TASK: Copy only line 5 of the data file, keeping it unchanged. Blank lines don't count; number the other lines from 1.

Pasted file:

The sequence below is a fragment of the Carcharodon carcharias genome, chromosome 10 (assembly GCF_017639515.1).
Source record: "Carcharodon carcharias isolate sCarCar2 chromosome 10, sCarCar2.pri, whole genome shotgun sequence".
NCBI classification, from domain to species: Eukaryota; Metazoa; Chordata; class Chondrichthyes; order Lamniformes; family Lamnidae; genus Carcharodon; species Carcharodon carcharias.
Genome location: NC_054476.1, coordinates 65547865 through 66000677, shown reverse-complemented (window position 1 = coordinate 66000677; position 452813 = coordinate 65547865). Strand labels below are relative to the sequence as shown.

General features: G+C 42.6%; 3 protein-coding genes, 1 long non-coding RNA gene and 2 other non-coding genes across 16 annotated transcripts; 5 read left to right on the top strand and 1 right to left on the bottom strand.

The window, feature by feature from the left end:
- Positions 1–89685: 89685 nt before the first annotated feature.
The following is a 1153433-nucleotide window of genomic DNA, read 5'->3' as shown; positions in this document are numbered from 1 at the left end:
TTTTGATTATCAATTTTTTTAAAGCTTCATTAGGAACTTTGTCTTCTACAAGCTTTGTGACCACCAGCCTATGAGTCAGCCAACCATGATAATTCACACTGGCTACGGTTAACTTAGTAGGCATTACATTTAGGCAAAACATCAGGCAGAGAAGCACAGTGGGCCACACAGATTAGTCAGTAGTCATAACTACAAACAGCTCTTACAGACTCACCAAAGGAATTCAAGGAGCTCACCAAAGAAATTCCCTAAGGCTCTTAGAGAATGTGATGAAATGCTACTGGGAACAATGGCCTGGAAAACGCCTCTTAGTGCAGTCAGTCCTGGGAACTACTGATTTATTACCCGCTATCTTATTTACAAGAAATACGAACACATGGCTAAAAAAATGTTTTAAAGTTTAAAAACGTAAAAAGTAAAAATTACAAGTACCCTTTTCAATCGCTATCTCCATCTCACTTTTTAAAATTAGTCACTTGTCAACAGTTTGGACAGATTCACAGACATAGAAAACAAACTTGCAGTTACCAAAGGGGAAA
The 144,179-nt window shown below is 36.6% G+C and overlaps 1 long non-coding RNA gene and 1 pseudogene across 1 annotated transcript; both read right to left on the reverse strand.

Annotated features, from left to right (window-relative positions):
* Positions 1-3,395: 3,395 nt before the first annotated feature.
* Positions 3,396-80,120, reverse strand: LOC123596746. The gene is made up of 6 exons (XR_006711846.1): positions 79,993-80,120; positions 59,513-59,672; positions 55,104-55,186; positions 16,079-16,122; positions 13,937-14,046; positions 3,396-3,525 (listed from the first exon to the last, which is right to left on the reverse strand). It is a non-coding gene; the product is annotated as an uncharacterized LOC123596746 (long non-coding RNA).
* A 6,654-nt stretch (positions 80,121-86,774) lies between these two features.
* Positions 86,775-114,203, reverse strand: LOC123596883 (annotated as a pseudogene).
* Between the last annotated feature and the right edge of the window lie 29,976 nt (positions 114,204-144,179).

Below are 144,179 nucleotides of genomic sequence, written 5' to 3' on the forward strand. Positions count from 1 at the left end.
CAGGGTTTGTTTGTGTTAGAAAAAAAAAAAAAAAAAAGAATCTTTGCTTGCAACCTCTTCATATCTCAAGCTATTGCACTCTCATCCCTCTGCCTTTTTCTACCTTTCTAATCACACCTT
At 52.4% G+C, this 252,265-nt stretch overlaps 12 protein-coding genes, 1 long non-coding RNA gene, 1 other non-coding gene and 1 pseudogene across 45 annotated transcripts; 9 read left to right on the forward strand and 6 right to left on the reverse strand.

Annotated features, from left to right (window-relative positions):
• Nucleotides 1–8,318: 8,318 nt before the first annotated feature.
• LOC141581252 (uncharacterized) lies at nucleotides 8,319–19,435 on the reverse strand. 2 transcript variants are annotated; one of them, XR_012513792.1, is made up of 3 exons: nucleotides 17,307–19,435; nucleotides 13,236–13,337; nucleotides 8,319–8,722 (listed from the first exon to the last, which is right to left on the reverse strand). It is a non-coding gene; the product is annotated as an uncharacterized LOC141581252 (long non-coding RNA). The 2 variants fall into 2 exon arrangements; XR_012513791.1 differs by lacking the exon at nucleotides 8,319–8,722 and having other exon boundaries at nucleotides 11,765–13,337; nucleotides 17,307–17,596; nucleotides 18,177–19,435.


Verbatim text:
General features: G+C 42.6%; 3 protein-coding genes, 1 long non-coding RNA gene and 2 other non-coding genes across 16 annotated transcripts; 5 read left to right on the top strand and 1 right to left on the bottom strand.